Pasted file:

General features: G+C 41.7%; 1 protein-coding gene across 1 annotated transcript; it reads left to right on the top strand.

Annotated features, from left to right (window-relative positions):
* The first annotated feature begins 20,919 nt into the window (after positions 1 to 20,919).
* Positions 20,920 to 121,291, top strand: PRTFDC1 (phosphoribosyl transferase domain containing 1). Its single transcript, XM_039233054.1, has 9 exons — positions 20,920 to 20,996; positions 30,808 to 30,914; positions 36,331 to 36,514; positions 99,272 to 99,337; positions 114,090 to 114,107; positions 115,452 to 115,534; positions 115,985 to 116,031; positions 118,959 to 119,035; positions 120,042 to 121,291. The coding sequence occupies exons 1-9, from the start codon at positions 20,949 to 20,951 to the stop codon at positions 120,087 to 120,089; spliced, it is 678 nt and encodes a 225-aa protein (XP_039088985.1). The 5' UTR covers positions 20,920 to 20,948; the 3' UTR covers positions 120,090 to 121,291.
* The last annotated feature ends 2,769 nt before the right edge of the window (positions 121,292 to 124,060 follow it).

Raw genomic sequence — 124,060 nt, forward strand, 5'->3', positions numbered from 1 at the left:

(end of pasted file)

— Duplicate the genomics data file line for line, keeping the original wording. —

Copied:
General features: G+C 41.7%; 1 protein-coding gene across 1 annotated transcript; it reads left to right on the top strand.

Annotated features, from left to right (window-relative positions):
* The first annotated feature begins 20,919 nt into the window (after positions 1 to 20,919).
* Positions 20,920 to 121,291, top strand: PRTFDC1 (phosphoribosyl transferase domain containing 1). Its single transcript, XM_039233054.1, has 9 exons — positions 20,920 to 20,996; positions 30,808 to 30,914; positions 36,331 to 36,514; positions 99,272 to 99,337; positions 114,090 to 114,107; positions 115,452 to 115,534; positions 115,985 to 116,031; positions 118,959 to 119,035; positions 120,042 to 121,291. The coding sequence occupies exons 1-9, from the start codon at positions 20,949 to 20,951 to the stop codon at positions 120,087 to 120,089; spliced, it is 678 nt and encodes a 225-aa protein (XP_039088985.1). The 5' UTR covers positions 20,920 to 20,948; the 3' UTR covers positions 120,090 to 121,291.
* The last annotated feature ends 2,769 nt before the right edge of the window (positions 121,292 to 124,060 follow it).

Raw genomic sequence — 124,060 nt, forward strand, 5'->3', positions numbered from 1 at the left: